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The lunch conversation starts out innocently enough. Movies are discussed. Someone is complimented for wearing a lovely brooch. Mary Joe Fernandez and three of her best friends from her high school days, at Carrollton School of the Sacred Heart, in Miami, are home for the Christmas holidays.
Drinks arrive, diet colas mostly. Shortly thereafter everyone's reserves of pleasantries are exhausted. Now come the Fernandez-as-Miss-Goody-Two-Shoes tales. Fernandez drinks only mineral water, accuses one friend. She no longer eats desserts, notes another. In seconds the No. 4-ranked women's tennis player in the world is being humbled by three amateurs.
"After we went to Disney World last year, Mary Joe went to bed at 11!" says Cathy Dillon, a tart-tongued Boston College sophomore. "We were forced to dump ice on her."
"We'd walked around all day," says Fernandez defensively. "I was tired. Look, I had my wild stage, and you guys missed it."
"Guess we blinked," says Edda Fields, a sophomore at Emory who is generally conceded to be the brains of the bunch.
"The terrible twos," says Dillon. "That was your wild stage."
Finally, Marilupe Ortiz, a freshman at Florida International University, has the ultimate anecdote: "On days we had to go to confession, Mary Joe used to come up to me in a panic and say, 'Marilupe, you've got to help me think up some sins!' So I'd say, 'Mary Joe, knowing you, tell him you used the Lord's name in vain a couple months ago.' "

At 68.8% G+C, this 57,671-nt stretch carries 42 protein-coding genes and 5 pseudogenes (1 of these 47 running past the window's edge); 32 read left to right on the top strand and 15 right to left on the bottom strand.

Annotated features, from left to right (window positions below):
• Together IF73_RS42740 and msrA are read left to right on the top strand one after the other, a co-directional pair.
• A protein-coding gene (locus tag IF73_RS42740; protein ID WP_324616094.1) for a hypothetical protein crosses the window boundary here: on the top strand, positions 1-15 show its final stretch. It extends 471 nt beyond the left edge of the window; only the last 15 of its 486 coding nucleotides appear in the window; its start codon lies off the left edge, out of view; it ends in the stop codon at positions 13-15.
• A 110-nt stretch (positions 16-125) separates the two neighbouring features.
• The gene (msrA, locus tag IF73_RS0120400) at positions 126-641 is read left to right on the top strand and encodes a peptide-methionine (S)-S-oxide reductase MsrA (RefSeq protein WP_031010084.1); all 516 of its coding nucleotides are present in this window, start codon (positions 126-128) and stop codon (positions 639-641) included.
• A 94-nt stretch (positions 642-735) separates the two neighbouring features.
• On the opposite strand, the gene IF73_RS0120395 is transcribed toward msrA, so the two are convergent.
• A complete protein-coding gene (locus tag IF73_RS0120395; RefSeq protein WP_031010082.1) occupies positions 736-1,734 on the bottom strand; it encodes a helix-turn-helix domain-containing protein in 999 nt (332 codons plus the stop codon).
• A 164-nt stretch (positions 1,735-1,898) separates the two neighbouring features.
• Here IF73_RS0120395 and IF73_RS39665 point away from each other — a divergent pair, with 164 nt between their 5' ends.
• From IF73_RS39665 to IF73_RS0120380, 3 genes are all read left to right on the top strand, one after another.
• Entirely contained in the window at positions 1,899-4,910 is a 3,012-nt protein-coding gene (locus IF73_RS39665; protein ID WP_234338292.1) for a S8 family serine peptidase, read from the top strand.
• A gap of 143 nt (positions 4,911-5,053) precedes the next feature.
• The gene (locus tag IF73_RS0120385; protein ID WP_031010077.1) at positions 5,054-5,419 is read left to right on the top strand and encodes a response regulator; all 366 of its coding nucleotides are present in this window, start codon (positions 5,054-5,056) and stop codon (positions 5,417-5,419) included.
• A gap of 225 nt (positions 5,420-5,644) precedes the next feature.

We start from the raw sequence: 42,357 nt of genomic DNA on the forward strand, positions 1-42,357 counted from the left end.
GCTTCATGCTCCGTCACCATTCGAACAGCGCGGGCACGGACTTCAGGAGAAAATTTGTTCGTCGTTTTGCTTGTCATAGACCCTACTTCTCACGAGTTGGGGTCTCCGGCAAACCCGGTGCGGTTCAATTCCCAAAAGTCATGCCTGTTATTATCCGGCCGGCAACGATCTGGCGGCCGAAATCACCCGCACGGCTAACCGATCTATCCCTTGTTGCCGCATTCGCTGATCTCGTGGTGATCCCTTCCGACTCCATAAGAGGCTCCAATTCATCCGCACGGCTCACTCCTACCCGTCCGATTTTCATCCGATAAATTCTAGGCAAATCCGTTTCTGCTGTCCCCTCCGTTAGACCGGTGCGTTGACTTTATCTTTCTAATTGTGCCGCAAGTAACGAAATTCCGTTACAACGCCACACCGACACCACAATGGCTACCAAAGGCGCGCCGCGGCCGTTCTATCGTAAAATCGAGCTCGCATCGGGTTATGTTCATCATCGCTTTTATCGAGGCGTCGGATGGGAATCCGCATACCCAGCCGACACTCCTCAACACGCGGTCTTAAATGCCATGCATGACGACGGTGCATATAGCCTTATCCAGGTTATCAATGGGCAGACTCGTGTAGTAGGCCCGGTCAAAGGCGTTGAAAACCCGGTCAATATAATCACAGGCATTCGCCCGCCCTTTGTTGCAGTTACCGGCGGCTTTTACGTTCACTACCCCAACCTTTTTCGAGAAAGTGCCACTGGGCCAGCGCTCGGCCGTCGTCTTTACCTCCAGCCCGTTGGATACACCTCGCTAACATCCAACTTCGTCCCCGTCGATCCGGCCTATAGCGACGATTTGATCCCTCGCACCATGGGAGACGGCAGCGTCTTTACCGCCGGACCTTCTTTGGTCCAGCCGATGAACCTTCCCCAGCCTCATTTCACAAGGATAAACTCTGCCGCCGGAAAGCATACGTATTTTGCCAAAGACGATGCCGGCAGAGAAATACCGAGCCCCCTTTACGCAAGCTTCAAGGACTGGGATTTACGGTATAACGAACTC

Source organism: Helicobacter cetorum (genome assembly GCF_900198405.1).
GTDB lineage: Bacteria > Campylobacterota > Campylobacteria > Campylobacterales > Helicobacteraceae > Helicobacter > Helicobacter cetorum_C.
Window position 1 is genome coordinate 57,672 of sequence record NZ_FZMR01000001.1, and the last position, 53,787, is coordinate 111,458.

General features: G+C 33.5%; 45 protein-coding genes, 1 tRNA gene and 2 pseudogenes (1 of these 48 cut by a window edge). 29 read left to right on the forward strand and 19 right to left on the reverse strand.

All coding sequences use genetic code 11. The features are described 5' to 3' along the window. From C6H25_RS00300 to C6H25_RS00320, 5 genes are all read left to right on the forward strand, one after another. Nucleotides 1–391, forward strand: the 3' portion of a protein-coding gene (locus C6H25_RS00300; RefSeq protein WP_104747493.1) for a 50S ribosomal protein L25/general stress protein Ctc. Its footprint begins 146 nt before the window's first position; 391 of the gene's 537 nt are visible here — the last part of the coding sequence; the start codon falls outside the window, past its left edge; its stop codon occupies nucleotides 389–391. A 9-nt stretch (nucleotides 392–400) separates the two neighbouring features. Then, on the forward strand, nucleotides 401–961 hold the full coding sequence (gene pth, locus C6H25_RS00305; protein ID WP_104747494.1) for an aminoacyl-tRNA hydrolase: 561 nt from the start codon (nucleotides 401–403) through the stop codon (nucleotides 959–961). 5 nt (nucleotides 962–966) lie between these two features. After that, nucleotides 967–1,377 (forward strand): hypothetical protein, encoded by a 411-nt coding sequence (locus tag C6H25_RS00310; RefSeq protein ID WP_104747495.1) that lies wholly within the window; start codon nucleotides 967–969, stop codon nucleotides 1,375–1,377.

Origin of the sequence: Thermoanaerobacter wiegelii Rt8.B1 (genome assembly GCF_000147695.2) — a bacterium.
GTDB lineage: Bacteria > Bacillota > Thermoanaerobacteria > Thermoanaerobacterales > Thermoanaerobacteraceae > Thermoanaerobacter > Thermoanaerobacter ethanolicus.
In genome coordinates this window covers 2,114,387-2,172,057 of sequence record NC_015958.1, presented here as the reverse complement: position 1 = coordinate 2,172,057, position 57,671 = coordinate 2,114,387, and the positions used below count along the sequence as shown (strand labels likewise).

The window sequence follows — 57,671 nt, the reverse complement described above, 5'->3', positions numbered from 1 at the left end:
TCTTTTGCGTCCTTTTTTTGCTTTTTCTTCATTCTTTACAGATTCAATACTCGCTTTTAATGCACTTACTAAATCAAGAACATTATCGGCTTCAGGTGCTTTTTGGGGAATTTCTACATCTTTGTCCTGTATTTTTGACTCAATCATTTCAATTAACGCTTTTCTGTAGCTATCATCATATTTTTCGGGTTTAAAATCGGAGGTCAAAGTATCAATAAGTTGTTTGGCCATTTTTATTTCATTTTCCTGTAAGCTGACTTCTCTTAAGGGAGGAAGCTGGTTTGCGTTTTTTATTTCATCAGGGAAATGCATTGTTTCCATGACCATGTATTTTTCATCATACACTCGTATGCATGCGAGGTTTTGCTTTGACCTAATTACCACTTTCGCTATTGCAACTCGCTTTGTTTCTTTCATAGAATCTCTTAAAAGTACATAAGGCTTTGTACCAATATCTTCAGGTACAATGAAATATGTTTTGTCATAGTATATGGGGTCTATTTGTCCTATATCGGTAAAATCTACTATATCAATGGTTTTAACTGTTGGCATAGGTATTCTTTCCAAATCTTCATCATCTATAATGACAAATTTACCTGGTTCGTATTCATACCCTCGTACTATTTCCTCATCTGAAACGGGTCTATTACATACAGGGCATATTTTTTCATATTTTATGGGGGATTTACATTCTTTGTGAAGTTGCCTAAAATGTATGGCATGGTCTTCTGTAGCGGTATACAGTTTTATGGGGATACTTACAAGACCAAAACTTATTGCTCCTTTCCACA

Fernandez laughs harder than anyone.
That the object of the teasing is a 19-year-old millionaire and a household name—overseas, at least—makes no difference. May Jay, as Fernandez's friends call her, was these women's pal and classmate long before they could see her play tennis on TV. She may have won two professional titles in 1990, her first full year on the tour; and she may have reached the finals of the Australian Open last January and the semis at both the U.S. Open in September and the Virginia Slims Championships in November. But they know her better as the schoolmate who for three consecutive years failed to receive the President's Council on Physical Fitness Award because she lacked the strength to complete the arm-hang portion of the test.
"We keep her in line," says Dillon. "It's our job."